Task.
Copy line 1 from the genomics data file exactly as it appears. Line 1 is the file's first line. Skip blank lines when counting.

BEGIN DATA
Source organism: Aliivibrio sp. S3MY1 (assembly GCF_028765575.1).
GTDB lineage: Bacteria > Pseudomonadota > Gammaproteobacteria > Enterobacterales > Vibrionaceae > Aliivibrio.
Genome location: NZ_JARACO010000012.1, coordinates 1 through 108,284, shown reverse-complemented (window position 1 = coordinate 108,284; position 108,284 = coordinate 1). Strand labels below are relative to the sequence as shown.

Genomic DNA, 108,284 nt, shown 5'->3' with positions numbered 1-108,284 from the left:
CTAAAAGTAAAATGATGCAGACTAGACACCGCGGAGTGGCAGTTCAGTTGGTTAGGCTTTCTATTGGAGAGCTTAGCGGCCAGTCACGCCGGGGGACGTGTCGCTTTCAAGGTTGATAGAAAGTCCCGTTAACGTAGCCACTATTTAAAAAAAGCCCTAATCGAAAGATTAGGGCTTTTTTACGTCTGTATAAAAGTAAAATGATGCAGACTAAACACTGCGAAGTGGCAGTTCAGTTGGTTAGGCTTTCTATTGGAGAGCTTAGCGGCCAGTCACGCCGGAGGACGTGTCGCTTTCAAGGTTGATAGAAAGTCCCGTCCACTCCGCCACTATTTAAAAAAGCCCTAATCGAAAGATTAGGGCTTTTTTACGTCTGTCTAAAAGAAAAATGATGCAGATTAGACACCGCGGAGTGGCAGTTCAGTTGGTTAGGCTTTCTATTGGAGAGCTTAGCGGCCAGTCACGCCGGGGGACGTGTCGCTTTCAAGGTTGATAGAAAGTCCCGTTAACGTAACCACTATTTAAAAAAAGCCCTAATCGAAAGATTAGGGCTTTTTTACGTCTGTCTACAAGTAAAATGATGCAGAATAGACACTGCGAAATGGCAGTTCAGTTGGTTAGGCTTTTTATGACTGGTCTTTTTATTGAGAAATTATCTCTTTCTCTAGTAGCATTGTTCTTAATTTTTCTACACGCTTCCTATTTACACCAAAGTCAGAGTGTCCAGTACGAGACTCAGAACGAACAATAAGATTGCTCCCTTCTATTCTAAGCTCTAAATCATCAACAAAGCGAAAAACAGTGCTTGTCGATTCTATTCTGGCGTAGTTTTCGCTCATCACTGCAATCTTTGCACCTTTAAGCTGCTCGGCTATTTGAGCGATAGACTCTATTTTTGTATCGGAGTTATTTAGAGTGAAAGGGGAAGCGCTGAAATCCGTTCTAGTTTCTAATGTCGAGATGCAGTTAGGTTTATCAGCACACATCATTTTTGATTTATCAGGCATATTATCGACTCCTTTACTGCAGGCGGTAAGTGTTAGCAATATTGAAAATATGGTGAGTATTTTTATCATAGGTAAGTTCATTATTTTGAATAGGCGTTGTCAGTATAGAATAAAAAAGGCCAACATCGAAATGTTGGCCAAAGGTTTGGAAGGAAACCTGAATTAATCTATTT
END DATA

Source organism: Aliivibrio sp. S3MY1 (assembly GCF_028765575.1).